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Why are computable numbers (in Turing's sense) enumerable? It must be very obvious, but I'm currently just not seeing it.

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Isn't it simply because all TMs are enumerable? –  tohecz Dec 30 '12 at 21:32
    
That must be it. –  Michiel Borkent Dec 30 '12 at 22:03
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Being enumerable means (by definition) that there is a Turing machine that halts with a yes-answer for every yes-instance. Since being computable means there is a Turing machine that halts with the correct answer for every input, it is easy to see that being computable implies it is enumerable (it is a sub case). –  Jonas G. Drange Dec 31 '12 at 10:24

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Computable number is a number whose binary expansion is computable by a Turing machine (and some additional conditions). Since Turing machines are maps $\mathfrak t:\mathcal S\times \mathcal A\mapsto \mathcal S\times \mathcal A\times \{-1,0,1\}$, for finite $\mathcal S$, $\mathcal A$, they are obviously enumerable. Therefore, all computable numbers are enumerable.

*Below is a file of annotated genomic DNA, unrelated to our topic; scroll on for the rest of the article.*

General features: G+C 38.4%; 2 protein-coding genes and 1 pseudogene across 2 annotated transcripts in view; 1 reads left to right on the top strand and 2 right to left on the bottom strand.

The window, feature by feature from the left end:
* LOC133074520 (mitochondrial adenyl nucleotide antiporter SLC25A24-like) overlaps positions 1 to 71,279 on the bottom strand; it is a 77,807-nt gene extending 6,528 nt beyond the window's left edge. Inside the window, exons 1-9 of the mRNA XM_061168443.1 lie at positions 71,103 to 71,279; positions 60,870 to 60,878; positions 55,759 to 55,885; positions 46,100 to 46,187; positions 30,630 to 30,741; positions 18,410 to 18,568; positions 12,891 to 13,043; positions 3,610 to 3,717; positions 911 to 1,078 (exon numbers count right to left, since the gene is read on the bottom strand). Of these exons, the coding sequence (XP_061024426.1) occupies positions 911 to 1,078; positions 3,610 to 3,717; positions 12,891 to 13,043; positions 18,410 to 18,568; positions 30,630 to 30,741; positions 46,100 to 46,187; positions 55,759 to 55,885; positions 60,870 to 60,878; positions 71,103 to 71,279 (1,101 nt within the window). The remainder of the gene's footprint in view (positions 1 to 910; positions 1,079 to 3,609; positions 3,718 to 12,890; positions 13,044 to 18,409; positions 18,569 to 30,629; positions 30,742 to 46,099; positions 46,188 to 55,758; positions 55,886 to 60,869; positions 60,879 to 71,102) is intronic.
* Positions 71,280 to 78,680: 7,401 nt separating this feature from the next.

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I'm assuming that your definition of a computable number is this: there is a Turing machine that on input $n$, halts with the $n$th bit of the number.

Suppose there were a recursive enumeration of Turing machines that produce computable numbers. You can use diagonalization to come up with a new computable number which isn't part of this recursive enumeration.

It is tempting to enumerate computable numbers by enumerating Turing machines, but not every Turing machine corresponds to a computable number, and in general deciding whether a Turing machine halts for all inputs (let alone output either 0 or 1) is not computable. It is, however, possible to enumerate all efficient computable numbers, say ones whose running time is polynomial, by using clocked Turing machines.

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